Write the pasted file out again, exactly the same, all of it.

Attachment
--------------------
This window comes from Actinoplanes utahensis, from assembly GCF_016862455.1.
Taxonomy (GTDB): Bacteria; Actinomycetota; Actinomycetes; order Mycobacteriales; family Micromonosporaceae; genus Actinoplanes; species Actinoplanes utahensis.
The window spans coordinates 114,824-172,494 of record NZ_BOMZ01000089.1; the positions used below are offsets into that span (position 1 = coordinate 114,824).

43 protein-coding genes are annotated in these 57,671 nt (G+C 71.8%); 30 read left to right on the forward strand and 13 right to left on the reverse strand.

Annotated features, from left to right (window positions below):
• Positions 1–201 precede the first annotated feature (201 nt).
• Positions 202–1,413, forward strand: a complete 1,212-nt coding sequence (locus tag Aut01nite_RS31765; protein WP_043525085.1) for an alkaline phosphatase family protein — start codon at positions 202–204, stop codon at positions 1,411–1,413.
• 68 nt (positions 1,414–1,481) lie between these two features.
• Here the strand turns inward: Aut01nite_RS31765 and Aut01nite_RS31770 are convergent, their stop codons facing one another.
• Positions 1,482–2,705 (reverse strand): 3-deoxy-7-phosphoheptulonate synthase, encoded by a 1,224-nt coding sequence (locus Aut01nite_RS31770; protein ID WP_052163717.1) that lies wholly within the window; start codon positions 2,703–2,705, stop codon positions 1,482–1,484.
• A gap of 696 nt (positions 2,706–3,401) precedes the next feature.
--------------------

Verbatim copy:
This window comes from Actinoplanes utahensis, from assembly GCF_016862455.1.
Taxonomy (GTDB): Bacteria; Actinomycetota; Actinomycetes; order Mycobacteriales; family Micromonosporaceae; genus Actinoplanes; species Actinoplanes utahensis.
The window spans coordinates 114,824-172,494 of record NZ_BOMZ01000089.1; the positions used below are offsets into that span (position 1 = coordinate 114,824).

43 protein-coding genes are annotated in these 57,671 nt (G+C 71.8%); 30 read left to right on the forward strand and 13 right to left on the reverse strand.

Annotated features, from left to right (window positions below):
• Positions 1–201 precede the first annotated feature (201 nt).
• Positions 202–1,413, forward strand: a complete 1,212-nt coding sequence (locus tag Aut01nite_RS31765; protein WP_043525085.1) for an alkaline phosphatase family protein — start codon at positions 202–204, stop codon at positions 1,411–1,413.
• 68 nt (positions 1,414–1,481) lie between these two features.
• Here the strand turns inward: Aut01nite_RS31765 and Aut01nite_RS31770 are convergent, their stop codons facing one another.
• Positions 1,482–2,705 (reverse strand): 3-deoxy-7-phosphoheptulonate synthase, encoded by a 1,224-nt coding sequence (locus Aut01nite_RS31770; protein ID WP_052163717.1) that lies wholly within the window; start codon positions 2,703–2,705, stop codon positions 1,482–1,484.
• A gap of 696 nt (positions 2,706–3,401) precedes the next feature.